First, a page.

S.A. Cole and others
Children and Youth Services Review, vol.27, 2005, p.995 - 1010
Particularly following declines in funding for family and mental health support services in the USA, crisis nurseries provide safe emergency child care, respite for parents, and trusted referral to other community services in circumstances of domestic violence, substance abuse or acute medical or mental health problems. This study reports on an evaluation of crisis nurseries in Illinois based on administrative data reported to the Department of Human Services.
F. Ainsworth and P. Hansen
International Journal of Social Welfare, vol.14, 2005, p.195-199
Australia has sought to phase out institutional care for children and young people. This has led to difficult and disturbed youth being inappropriately placed with foster carers who cannot cope with them. Others have been offloaded onto services for the homeless, or have migrated to the criminal justice system. Authors argue that residential care and treatment programmes are essential for seriously disturbed youngsters.
D. L. BuBois and M. J. Karcher (editors)
Thousand Oaks, Calif.: Sage Publications, 2005
This handbook provides the first comprehensive survey of current theory, research, and practice in the field of youth mentoring. The handbook explores mentoring that occurs within the formal programmes but also examines natural mentoring relationships that youth establish with adults outside of programmes.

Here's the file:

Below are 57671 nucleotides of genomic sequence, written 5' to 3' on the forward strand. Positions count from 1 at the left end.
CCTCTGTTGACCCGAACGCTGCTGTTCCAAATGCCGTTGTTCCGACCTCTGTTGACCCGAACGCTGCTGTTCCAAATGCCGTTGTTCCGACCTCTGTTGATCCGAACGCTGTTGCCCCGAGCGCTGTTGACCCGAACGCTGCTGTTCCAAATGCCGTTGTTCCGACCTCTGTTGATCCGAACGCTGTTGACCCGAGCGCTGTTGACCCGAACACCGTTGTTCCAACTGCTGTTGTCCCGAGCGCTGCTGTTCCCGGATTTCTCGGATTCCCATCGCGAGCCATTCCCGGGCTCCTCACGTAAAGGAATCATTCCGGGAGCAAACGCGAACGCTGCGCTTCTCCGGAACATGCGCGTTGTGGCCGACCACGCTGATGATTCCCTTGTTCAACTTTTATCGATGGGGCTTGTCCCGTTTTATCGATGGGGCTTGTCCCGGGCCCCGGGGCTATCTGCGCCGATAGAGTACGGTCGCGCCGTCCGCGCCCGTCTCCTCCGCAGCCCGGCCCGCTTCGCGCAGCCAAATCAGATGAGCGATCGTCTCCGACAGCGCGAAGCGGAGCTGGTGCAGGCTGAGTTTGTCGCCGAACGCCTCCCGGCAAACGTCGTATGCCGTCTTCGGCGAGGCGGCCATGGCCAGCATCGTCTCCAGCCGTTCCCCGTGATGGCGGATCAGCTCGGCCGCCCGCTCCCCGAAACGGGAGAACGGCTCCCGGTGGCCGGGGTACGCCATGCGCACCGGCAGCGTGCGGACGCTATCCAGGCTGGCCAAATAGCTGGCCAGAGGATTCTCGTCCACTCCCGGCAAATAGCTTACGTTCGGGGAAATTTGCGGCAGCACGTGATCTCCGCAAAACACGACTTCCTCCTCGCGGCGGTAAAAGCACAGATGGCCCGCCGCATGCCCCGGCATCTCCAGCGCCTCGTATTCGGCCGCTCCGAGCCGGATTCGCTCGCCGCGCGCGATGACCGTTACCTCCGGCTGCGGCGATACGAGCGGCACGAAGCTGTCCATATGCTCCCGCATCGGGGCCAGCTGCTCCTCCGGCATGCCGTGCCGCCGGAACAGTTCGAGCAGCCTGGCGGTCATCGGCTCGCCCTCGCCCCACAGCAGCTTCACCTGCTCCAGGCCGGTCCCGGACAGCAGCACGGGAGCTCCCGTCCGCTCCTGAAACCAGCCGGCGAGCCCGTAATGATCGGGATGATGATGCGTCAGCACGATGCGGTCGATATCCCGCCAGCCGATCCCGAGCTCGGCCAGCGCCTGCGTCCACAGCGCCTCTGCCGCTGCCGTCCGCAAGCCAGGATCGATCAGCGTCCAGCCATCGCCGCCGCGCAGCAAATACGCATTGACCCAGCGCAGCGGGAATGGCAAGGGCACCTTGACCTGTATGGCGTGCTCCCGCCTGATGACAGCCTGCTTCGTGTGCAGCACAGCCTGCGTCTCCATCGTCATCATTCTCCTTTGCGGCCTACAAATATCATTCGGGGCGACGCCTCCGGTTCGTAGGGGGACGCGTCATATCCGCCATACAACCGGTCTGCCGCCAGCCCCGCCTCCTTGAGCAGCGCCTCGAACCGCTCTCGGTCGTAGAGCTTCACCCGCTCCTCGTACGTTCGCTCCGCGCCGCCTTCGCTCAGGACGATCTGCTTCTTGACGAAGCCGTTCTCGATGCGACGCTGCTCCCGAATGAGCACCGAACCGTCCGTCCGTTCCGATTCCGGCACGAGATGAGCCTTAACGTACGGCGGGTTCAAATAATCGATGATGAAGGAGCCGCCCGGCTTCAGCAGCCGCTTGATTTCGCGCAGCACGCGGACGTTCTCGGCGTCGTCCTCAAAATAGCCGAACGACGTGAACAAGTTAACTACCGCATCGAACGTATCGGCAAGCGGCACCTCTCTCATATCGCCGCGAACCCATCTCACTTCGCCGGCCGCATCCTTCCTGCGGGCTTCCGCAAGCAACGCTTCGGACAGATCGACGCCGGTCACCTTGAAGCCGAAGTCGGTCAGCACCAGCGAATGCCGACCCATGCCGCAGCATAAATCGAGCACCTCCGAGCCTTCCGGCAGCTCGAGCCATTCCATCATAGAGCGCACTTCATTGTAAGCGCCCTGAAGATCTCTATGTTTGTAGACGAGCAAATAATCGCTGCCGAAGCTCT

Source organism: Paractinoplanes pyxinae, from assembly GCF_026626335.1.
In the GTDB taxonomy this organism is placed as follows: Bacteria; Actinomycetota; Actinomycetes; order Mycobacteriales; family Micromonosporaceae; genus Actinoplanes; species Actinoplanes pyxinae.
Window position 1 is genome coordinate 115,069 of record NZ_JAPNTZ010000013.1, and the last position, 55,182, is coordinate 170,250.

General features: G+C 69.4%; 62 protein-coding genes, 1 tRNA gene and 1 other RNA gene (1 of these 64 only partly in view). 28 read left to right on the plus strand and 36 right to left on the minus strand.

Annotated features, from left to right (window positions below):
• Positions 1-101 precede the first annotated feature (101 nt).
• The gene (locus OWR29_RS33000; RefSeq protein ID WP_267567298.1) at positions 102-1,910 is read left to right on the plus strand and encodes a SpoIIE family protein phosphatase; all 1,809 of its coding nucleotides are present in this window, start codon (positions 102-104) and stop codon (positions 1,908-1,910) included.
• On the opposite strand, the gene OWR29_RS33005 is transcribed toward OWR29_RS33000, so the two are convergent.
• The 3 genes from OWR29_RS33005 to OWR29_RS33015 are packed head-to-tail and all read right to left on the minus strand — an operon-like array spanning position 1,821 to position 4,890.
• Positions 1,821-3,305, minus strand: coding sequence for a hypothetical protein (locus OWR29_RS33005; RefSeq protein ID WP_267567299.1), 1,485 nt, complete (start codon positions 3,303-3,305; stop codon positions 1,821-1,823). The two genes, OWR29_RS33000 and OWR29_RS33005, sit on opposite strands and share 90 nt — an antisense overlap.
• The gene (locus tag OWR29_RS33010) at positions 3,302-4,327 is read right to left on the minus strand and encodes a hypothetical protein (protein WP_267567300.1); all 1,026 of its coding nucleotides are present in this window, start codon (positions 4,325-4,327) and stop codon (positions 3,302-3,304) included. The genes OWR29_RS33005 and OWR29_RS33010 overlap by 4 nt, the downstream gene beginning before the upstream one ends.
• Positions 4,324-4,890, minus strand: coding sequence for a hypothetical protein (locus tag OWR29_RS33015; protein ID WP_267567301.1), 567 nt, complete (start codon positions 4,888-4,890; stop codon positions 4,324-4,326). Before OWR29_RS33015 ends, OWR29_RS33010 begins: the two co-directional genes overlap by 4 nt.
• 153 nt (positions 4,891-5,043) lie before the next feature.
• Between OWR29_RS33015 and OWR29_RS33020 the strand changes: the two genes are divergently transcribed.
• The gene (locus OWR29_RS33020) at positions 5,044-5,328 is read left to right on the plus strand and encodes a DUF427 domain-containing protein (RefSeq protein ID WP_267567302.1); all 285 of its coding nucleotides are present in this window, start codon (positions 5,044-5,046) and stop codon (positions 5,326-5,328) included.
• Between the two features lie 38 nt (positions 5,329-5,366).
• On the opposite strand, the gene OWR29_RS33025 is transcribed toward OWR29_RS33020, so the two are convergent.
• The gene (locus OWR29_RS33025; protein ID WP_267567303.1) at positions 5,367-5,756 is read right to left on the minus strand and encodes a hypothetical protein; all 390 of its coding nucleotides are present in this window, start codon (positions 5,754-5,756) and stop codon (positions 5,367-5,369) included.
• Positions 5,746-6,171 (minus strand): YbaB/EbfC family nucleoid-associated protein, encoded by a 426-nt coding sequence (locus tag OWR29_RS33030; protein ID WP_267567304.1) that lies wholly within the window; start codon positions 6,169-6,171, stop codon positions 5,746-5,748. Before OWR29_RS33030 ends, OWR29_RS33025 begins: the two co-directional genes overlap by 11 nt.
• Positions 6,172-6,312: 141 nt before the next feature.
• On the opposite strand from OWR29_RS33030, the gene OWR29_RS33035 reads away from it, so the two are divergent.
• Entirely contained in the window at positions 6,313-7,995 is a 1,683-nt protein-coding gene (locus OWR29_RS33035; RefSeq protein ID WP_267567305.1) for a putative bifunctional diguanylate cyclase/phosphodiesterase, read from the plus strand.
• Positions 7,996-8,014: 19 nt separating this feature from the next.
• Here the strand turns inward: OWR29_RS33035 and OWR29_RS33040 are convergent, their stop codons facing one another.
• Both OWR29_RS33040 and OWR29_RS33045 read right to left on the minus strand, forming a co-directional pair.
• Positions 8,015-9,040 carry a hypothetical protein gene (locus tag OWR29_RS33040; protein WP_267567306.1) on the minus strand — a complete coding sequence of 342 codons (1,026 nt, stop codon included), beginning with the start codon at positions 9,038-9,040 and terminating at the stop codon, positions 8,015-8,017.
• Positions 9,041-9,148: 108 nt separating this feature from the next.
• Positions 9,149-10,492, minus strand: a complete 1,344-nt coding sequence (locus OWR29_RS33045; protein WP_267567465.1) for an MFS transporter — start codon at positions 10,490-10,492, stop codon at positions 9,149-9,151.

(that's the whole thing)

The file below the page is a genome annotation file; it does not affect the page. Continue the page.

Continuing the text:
M. Little, A. Kohm and R. Thompson
International Journal of Social Welfare, vol.14, 2005, p.200-209
Article reviews the research evidence on the development of children in residential settings. It concludes that there is insufficient evidence to say what types of children are likely to benefit from what types of setting. Residential care has become a place of last resort for children who cannot receive the support they need from their own families or from foster carers, or who pose a danger to others.
A. Strozier and others
Children and Youth Services Review, vol.27, 2005, p.1011-1029
This article reviews outcomes from Kinship Care Connection, a school based intervention designed to increase children's self esteem and moderate the caregivers' burden in kinship care situations. The intervention offered mentoring and tutoring for children in kinship care, and mutual support groups and case management services for the caregivers. The evaluation demonstrated that the intervention both increased caregivers' sense of self-efficacy in dealing with their children's educational needs and provided a valuable source of self-esteem for the children themselves.